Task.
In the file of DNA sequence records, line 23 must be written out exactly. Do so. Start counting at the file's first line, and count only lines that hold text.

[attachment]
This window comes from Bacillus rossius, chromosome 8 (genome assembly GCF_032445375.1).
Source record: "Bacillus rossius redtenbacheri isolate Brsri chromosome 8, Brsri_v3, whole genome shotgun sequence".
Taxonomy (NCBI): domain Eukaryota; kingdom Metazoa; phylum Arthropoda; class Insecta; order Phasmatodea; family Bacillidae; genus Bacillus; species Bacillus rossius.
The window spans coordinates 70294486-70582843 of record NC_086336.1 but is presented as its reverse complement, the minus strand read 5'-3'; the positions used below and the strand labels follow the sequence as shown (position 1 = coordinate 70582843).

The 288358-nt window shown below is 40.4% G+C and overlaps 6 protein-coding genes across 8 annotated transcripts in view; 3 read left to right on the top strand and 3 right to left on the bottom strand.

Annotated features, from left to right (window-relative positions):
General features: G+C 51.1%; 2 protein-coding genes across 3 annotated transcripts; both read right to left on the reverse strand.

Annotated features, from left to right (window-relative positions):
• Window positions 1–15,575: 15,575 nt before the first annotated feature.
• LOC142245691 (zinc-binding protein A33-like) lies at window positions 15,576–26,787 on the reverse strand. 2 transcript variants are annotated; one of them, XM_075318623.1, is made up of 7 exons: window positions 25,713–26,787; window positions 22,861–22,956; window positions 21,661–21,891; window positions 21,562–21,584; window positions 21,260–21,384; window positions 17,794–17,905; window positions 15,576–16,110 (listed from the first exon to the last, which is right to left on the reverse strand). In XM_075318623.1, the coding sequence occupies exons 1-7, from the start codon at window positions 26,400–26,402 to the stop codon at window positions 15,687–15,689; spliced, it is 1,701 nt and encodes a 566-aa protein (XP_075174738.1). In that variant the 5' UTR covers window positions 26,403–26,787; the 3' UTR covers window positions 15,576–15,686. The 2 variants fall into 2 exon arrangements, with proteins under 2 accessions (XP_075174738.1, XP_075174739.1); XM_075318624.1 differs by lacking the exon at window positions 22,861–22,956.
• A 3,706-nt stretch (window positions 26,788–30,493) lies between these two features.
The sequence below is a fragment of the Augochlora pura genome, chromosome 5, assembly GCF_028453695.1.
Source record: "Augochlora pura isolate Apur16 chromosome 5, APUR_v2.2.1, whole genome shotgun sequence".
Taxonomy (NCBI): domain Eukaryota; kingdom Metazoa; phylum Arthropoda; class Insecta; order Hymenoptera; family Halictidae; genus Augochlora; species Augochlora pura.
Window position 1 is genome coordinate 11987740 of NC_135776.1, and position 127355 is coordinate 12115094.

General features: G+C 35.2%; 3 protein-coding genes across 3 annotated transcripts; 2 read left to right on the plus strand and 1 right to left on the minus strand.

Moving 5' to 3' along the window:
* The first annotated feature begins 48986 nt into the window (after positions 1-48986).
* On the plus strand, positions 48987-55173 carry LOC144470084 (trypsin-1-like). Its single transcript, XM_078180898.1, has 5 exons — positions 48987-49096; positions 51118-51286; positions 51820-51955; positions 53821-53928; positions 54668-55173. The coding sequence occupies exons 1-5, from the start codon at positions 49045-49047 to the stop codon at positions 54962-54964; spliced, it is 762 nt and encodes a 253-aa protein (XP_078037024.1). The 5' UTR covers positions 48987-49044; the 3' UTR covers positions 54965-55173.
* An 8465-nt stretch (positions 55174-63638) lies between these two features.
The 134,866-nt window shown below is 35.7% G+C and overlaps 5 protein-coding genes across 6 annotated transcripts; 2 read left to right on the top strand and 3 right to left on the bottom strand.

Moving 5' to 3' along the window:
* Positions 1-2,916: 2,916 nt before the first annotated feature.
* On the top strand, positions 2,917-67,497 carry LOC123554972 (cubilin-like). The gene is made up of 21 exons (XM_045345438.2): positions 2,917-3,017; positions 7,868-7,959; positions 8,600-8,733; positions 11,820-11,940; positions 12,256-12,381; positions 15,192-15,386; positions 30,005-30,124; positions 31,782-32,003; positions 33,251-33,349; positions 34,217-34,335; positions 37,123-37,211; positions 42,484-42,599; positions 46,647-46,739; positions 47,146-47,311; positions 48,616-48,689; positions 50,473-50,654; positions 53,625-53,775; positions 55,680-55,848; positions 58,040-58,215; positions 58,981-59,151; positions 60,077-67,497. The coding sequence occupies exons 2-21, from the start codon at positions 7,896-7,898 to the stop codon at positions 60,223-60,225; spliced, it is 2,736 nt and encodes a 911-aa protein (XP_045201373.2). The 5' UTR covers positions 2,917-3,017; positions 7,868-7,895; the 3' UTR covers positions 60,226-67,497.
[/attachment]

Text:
* Positions 1-2,916: 2,916 nt before the first annotated feature.